Small town rapper Josh Sallee left big impressions on thousands this week at South by Southwest.
Sallee isn’t the typical rapper from New York or California but is from Oklahoma and found his footing in the Midwest. He currently has about 5,000 listeners on Spotify, but he does not expect it to stay that way for long.
Sallee officially started his career a few years ago but his attraction to music goes further back and is rooted in a much larger commitment.
“I always loved music,” Sallee said. “Loved rhythm. Dancing. I always liked to watch how much someone enjoyed listening to their favorite song. But I think I started making music because it gave my entire life meaning. It gave me a purpose.”
His full length album Know Society demonstrated Sallee’s ability to draw from artists but maintain a distinct sound. On tracks such as “Garth Brooks” Sallee changes up the speed and intensity of his lyrics in distinct clean-cut measures and switches from high energy bouncing lines to slower, more deliberate speech.
Sallee doesn’t limit his inspiration for artistry to just rap, though.
“Guys like Eminem and 3 Stacks, Mr. Pookie, lots of southern guys, Incubus, Red Hot Chili Peppers, Citizen Cope, [these] are guys I think inspired me in ways,” Sallee said. “It’s hard to pick out what I drew from because I just try to create by feel, but I’m a firm believer all originality draws from some sort of inspiration.”
Sallee attributes part of his distinct sound to his producer and life-long friend Blev, who produced ‘Garth Brooks’ and helped highlight the variable speeds in Sallee’s lyrics.
“My best friend I grew up with who makes most of my beats, his name is Blev, he’s easily been the biggest influence on my sound,” Sallee said. “We came up together and he’s never shy to tell me when something isn’t as good as it could be. He’s really a genius musically.”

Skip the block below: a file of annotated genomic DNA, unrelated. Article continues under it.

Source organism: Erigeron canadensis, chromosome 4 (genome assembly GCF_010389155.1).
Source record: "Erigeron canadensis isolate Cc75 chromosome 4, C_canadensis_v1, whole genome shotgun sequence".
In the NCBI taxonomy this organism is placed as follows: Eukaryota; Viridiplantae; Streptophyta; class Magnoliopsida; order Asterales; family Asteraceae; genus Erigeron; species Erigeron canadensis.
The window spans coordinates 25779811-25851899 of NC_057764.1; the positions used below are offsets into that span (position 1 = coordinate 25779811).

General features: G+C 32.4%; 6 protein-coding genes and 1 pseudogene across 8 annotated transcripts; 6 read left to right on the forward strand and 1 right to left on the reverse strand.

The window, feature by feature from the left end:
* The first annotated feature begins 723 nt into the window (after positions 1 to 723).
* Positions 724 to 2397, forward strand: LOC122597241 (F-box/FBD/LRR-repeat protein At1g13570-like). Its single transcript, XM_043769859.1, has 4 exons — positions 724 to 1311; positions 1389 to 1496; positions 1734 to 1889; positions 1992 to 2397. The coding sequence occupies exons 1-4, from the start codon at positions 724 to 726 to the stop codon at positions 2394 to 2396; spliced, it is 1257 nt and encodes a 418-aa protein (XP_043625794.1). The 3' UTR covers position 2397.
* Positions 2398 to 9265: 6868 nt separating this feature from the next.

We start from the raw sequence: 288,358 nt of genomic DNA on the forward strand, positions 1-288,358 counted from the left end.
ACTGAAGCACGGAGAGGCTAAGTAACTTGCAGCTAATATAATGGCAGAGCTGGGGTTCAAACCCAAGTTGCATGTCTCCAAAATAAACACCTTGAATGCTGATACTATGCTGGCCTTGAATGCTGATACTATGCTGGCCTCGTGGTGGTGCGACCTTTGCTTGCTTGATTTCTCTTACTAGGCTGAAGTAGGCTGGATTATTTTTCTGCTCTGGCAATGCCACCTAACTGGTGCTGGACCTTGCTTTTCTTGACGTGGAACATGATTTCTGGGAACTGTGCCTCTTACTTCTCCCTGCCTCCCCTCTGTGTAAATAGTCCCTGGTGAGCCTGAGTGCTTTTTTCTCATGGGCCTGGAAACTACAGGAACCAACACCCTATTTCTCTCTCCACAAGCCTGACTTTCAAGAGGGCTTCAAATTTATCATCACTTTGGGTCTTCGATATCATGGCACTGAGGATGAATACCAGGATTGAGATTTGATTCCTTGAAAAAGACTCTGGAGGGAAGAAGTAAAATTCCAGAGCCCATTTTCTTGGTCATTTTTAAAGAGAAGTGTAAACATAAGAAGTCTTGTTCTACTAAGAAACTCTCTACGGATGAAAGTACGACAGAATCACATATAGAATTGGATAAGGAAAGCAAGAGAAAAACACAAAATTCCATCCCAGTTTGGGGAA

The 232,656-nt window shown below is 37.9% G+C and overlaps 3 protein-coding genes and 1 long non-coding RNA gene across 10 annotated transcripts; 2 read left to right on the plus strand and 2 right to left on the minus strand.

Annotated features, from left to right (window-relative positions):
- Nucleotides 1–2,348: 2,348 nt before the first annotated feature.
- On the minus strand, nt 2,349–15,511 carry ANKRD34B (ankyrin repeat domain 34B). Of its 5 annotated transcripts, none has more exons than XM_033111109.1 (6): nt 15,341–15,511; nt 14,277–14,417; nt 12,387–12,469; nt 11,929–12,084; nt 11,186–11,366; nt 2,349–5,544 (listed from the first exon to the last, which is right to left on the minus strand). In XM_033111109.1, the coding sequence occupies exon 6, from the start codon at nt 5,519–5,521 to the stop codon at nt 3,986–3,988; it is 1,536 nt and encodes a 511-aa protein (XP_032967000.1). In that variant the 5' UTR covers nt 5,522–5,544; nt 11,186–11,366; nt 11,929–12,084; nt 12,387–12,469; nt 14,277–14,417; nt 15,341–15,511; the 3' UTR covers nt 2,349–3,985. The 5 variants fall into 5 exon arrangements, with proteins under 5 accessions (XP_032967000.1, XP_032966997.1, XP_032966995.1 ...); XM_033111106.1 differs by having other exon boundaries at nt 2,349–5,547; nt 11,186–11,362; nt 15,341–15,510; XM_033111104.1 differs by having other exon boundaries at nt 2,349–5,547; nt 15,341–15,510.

As the rap troupe has released numerous EPs and singles since Know Society, their sound has developed as well. In a recent single, “Awayo”, the production and lyrics combine into a tight, repayable four-minute track that wouldn’t be out of place on a main stage.
Sallee’s lyrics are smart and touch on many of the problems he sees in society. There won’t be Childish Gambino levels of word play, but the lines are filled with the same earnest thought provoking accusations of Chance the Rapper or Macklemore at ever changing speeds.
Over the past weekend Sallee performed at SXSW.
“SXSW isn’t like a usual festival with a huge stage, central location, enclosed space,” Sallee said. “It’s all of 6th and Austin. There are parties everywhere. You can walk in on a big name playing for free. You can run into Bill Murray at a bar. That’s so unique.”
Additionally, Sallee said SXSW is different than most venues because of the inconsistency from show to show.
“Performance wise, honestly, SXSW is difficult,” Sallee said. “Short sets. Sometimes packed, sometimes not. When you’re an independent artist, it’s a toss-up each showcase. Which can also work in your favor. I enjoy performing because usually people don’t expect me to come with such a high level of energy and lyrics.”
As the group moves forward Sallee has a clear vision for how to progress both his own brand as well as the entire Oklahoma rap scene.
“I hope to build something national, while also shining light on where I’m from,” Sallee said. “Oklahoma has built a unique hip hop scene that I think, given the right attention, could give the world some really talented artists. We have a strong plan, a strong team and are hungrier than ever. So I see it developing into something that really grows.”
Sallee’s next EP, Hush Hush is set for release this April. Producer Blev is also at work on his first solo project due out this spring.